Everyone wants power and everyone is in a constant duplicitous game to gain more power at the expense of others, according to Greene, a screenwriter and former editor at Esquire (Elffers, a book packager, designed the volume, with its attractive marginalia). We live today as courtiers once did in royal courts: we must appear civil while attempting to crush all those around us. This power game can be played well or poorly, and in these 48 laws culled from the history and wisdom of the world’s greatest power players are the rules that must be followed to win. These laws boil down to being as ruthless, selfish, manipulative, and deceitful as possible. Each law, however, gets its own chapter: “Conceal Your Intentions,” “Always Say Less Than Necessary,” “Pose as a Friend, Work as a Spy,” and so on. Each chapter is conveniently broken down into sections on what happened to those who transgressed or observed the particular law, the key elements in this law, and ways to defensively reverse this law when it’s used against you. Quotations in the margins amplify the lesson being taught. While compelling in the way an auto accident might be, the book is simply nonsense. Rules often contradict each other. We are told, for instance, to “be conspicuous at all cost,” then told to “behave like others.” More seriously, Greene never really defines “power,” and he merely asserts, rather than offers evidence for, the Hobbesian world of all against all in which he insists we live. The world may be like this at times, but often it isn’t. To ask why this is so would be a far more useful project.

If the authors are serious, this is a silly, distasteful book. If they are not, it’s a brilliant satire.

Pub Date: Sept. 1, 1998

ISBN: 0-670-88146-5

Page Count: 430

Publisher: Viking

Review Posted Online: May 20, 2010

Kirkus Reviews Issue: July 15, 1998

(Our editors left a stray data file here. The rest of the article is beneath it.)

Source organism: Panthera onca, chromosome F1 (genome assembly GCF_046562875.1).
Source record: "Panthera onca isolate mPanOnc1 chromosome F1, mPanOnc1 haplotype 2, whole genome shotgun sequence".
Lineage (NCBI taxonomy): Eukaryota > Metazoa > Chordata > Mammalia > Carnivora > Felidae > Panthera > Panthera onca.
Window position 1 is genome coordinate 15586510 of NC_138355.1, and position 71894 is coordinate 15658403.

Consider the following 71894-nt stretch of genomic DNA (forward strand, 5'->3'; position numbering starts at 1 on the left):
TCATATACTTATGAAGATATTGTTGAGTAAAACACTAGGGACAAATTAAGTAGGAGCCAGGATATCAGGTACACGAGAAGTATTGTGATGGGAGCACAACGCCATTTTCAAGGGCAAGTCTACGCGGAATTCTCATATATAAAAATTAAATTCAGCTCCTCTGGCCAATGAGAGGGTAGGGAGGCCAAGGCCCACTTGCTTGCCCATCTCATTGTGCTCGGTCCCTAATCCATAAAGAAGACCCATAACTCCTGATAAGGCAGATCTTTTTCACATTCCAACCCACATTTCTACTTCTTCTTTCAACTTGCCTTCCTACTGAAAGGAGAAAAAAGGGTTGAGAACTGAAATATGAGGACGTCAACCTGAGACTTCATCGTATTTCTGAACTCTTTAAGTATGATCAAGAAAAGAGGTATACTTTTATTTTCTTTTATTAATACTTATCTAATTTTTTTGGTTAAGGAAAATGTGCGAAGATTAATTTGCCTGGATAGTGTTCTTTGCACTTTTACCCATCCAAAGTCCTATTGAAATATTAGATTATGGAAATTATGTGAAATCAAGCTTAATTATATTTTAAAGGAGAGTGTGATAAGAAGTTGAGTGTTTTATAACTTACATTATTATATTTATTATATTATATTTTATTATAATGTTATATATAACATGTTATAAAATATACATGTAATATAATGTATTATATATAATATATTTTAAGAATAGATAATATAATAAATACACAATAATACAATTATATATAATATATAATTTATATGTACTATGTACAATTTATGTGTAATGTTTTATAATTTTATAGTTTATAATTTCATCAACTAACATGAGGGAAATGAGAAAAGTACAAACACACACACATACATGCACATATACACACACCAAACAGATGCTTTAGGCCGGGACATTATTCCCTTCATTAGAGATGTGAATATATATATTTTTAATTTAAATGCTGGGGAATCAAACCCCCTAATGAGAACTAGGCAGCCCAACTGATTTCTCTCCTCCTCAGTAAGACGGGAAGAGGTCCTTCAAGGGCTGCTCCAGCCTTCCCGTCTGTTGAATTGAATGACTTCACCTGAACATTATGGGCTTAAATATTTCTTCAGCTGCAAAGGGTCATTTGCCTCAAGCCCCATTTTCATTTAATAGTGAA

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The author's youthfulness helps to assure the inevitable comparison with the Anne Frank diary although over and above the...

NIGHT

Elie Wiesel spent his early years in a small Transylvanian town as one of four children. 

He was the only one of the family to survive what Francois Maurois, in his introduction, calls the "human holocaust" of the persecution of the Jews, which began with the restrictions, the singularization of the yellow star, the enclosure within the ghetto, and went on to the mass deportations to the ovens of Auschwitz and Buchenwald. There are unforgettable and horrifying scenes here in this spare and sombre memoir of this experience of the hanging of a child, of his first farewell with his father who leaves him an inheritance of a knife and a spoon, and of his last goodbye at Buchenwald his father's corpse is already cold let alone the long months of survival under unconscionable conditions. 

The author's youthfulness helps to assure the inevitable comparison with the Anne Frank diary although over and above the sphere of suffering shared, and in this case extended to the death march itself, there is no spiritual or emotional legacy here to offset any reader reluctance.

Pub Date: Jan. 16, 2006

ISBN: 0374500010

Page Count: 120

Publisher: Hill & Wang

Review Posted Online: Oct. 7, 2011

Kirkus Reviews Issue: Jan. 15, 2006